Students are taking the battle against high-priced textbooks into their own hands. This week, 11 University of Cincinnati seniors in the psychology program presented at an Educause event a comparison of the content of traditional college texts, one of which costs $168, to content they found for free on the Web.The research effort was undertaken as part of the Digital Bookshelf Project, the University System of Ohio’s effort to make textbooks more affordable.

For the latest research project, which took place in fall 2010, the students compared the value and educational quality of two current textbooks with the draft of a new textbook they found free online, along with what they could find through online search engines. They worked under the guidance of Charles Ginn, an associate professor of psychology at U Cincinnati.

“For our generation raised on the Internet, online searches for class materials often replace purchasing the textbook,” said Libby Cates, one of the student researchers. “So, our primary research question was: Can students depend on what they find when they Google key terms? Secondly, we wanted to see what benefits are delivered through textbooks in their various forms.”

They found that materials from Wikipedia were accurate and thorough, though “perhaps excessively thorough for an introductory course,” they reported. “These summaries were equal to or exceeded those found in the two textbooks.”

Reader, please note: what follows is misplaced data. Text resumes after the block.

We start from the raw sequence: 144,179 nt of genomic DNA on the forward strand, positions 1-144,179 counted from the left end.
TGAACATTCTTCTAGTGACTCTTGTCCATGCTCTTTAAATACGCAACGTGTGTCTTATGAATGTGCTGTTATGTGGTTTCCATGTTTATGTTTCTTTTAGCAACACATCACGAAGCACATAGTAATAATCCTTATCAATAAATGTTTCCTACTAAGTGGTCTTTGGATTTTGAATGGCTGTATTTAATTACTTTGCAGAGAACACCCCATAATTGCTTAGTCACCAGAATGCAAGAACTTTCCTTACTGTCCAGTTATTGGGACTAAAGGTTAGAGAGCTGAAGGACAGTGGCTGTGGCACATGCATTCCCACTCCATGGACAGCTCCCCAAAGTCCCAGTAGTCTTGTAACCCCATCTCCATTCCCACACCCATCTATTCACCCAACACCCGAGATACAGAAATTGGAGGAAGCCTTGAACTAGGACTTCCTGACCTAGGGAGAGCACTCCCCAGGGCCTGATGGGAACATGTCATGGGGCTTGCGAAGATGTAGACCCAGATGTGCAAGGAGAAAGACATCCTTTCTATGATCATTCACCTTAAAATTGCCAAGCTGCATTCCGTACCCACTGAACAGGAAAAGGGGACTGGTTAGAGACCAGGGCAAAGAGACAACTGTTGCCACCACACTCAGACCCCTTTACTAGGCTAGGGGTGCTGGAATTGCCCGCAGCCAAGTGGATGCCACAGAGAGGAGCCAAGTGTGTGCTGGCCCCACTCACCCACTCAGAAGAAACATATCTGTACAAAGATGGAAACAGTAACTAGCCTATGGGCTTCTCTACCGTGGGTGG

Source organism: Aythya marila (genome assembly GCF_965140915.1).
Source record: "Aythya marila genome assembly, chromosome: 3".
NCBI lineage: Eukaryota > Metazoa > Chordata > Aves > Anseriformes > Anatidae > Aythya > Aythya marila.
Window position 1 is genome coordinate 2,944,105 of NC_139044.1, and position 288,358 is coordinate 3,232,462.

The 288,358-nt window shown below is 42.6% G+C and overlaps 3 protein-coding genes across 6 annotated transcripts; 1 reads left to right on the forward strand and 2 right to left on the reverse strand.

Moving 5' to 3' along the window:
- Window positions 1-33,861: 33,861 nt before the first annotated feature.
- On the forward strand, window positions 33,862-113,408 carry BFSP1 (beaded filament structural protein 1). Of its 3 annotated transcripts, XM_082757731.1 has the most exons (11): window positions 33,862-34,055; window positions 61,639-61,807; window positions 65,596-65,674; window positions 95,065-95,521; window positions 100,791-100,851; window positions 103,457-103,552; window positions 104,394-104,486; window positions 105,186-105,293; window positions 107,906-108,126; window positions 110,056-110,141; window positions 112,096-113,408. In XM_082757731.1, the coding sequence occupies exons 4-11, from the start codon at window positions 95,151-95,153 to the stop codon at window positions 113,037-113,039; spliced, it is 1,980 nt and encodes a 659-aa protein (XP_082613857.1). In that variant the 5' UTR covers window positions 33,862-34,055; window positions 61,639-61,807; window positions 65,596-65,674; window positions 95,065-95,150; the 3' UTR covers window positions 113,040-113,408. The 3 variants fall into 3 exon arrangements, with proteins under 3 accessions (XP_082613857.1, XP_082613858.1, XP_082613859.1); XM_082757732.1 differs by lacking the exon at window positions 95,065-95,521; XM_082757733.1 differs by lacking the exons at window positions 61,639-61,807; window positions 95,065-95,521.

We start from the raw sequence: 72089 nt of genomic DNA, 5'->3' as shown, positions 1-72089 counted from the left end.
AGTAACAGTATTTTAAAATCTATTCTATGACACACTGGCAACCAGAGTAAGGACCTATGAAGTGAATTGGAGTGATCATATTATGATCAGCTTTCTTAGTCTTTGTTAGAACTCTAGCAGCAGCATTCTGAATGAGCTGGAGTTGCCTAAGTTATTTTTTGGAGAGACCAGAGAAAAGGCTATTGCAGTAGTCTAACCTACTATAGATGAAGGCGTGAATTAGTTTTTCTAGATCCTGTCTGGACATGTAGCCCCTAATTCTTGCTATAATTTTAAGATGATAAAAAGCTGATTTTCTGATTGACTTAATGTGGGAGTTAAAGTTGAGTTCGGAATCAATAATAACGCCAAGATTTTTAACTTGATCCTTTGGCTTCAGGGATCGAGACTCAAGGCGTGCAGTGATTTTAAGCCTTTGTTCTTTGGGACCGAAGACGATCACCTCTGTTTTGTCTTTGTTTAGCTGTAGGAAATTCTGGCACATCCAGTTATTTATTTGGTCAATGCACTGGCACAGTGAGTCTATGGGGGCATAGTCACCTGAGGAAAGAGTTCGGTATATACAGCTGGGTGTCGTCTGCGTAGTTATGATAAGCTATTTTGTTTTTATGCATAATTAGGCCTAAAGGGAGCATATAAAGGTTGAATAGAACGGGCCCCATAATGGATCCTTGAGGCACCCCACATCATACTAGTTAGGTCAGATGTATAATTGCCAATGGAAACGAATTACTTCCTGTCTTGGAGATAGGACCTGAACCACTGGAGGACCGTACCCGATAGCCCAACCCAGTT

Students also found that the free e-textbook and lower-cost print materials all provided similar learning support. They recommended a combination of digital and print materials as being most supportive of student learning.

The Digital Bookshelf Project has brought together psychology departments across the state to offer students electronic textbook choices from major publishers. The goal of the project is to work with the publishers and university bookstores to provide students alternatives to standard texts.

The latest research follows on a project that investigated what format students would prefer for their text. For the 2010 academic year, 50,000 of Ohio’s 70,000 introductory psychology students have had a low-cost digital option available for the textbook of their instructor’s choice.

 

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Improving Higher Ed: The emperor has no clothes

In 4229,Malartoo Rationale on March 15, 2010 by Jim Luke

Improving L&T at Universities – The emperor has no clothes

The following comes from a place of frustration. The approaches universities are using to improve learning and teaching don’t work. But they continue to be held in reverence because they have become a purpose proxy. The people within universities charged with improving learning and teaching are no longer focused on or measured by improving learning and teaching. They are focused on and measured by the purpose proxy. i.e. how many L&T seminars they have run, how many teaching awards they’ve given out etc.

It wouldn’t be so bad if there weren’t already fairly significant amounts of research to show that they don’t work.